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Your Child's Bedroom Furniture: Planning For the Future

Your Child's Bedroom Furniture: Planning For the Future By Craig Friesen
HIPhome Columnist
December 31, 1969

What do you do with your child's bedroom when they outgrow Winnie the Pooh? Furniture can be replaced and walls can be painted, but you might not want to repeat this chore as your child grows older. As you plan your child or teen's bedroom, consider furniture or décor that will be suitable for years to come.

Bedroom décor for infants is usually a matter of choosing a theme as there are many good options for young children's bedroom furniture and matching decorations. As children grow older, however, the choices can become more difficult, changes more frequent, and costs too formidable. Unless you plan to afford expensive changes every few years as your young child or teen grows, consider functional bedroom furniture they will still appreciate years down the road.

Child-Friendly Bedroom Décor

The most expensive part of your child's bedroom décor is usually the furniture. So rather than using the furniture itself to express an age-appropriate theme, use the linen, pictures, and paint instead. Replacing bedding or applying a new coat of paint is much easier and cost effective than changing your child's bedroom furniture. Consider giving your teen some flexibility for decorating their bedroom and they might be content with "boring" and merely functional furniture.

Your Teen's Bedroom and Moving Out

Whether you anticipate or dread it, the time will come when your teenager moves out of your home for college, work, or simply independence. If you plan wisely now, your teen's bedroom furniture can be simple décor now but easily move with them later. A bunk bed that can be separated into two single beds is a good way to plan ahead. Small dressers and mirrors adapt easily into a dormitory or apartment. Some dressers can also be used as desks although storage space is the necessary sacrifice.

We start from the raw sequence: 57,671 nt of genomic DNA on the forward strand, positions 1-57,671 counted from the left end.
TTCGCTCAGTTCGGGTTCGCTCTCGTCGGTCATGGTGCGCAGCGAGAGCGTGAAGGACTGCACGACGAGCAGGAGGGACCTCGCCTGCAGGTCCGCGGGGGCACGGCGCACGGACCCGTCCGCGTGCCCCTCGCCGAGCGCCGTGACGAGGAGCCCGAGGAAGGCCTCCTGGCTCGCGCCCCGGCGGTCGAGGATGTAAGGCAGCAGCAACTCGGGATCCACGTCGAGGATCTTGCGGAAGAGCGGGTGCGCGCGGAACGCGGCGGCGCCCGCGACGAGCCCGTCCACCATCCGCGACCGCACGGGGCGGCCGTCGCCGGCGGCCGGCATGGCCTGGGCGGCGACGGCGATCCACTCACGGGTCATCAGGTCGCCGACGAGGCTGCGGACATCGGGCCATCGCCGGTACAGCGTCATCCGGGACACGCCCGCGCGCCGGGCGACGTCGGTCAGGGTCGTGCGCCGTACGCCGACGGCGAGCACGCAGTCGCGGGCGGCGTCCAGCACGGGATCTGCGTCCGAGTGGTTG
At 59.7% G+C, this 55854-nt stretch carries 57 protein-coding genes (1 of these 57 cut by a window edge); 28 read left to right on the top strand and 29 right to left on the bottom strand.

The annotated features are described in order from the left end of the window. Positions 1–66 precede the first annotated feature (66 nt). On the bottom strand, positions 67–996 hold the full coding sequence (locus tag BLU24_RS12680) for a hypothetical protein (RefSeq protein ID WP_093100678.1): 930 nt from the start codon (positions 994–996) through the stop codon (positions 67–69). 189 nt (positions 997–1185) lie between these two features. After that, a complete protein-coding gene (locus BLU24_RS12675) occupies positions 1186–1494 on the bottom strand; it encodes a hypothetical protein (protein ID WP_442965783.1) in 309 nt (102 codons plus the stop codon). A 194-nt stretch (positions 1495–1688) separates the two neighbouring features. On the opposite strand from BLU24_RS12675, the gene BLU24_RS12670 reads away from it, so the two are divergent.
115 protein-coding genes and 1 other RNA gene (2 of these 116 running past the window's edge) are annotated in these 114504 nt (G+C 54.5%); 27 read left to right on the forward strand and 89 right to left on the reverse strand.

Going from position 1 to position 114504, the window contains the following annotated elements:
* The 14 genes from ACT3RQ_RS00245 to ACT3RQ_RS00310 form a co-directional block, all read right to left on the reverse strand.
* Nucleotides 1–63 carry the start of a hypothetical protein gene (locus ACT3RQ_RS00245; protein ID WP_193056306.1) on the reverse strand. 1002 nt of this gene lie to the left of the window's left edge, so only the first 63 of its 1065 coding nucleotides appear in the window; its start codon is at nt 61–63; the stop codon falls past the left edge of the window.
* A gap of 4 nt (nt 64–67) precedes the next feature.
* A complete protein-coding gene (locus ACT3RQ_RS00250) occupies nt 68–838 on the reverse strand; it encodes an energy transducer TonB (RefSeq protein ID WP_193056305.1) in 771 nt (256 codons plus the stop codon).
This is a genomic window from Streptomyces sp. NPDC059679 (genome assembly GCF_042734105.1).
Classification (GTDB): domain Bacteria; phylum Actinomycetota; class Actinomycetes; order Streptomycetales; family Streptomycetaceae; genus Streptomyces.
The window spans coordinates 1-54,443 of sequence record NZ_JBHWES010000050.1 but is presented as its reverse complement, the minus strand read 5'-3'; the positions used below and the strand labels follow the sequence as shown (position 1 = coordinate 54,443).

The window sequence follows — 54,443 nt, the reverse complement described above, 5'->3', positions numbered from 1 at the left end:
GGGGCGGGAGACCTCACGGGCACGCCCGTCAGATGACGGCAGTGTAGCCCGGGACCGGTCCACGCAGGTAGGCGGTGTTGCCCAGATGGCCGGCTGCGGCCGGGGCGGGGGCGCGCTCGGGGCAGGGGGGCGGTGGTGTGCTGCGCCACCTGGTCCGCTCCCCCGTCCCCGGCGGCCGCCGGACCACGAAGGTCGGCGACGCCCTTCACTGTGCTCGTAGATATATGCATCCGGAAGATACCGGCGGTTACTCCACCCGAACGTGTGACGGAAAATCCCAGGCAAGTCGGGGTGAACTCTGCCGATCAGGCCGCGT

If you do purchase your child's bedroom furniture to last for many years, shop for solid construction and durable surfaces that will stand the test of time.


About the Author
Craig Friesen is a freelance writer and an ordained Mennonite minister in rural Saskatchewan, Canada. He has a Bachelor of Arts degree in Religious Studies from University of Manitoba and a Master of Divinity degree from Associated Mennonite Biblical Seminary in Elkhart, Indiana. A computer hobbyist, Craig operates several home-based online businesses in his leisure time.

*Before you apply any of the advice described on the Hip-home.com website, you should consider if the advice is safe and suitable for your individual home situation and consult experts as necessary to evaluate the suitability for your circumstances.
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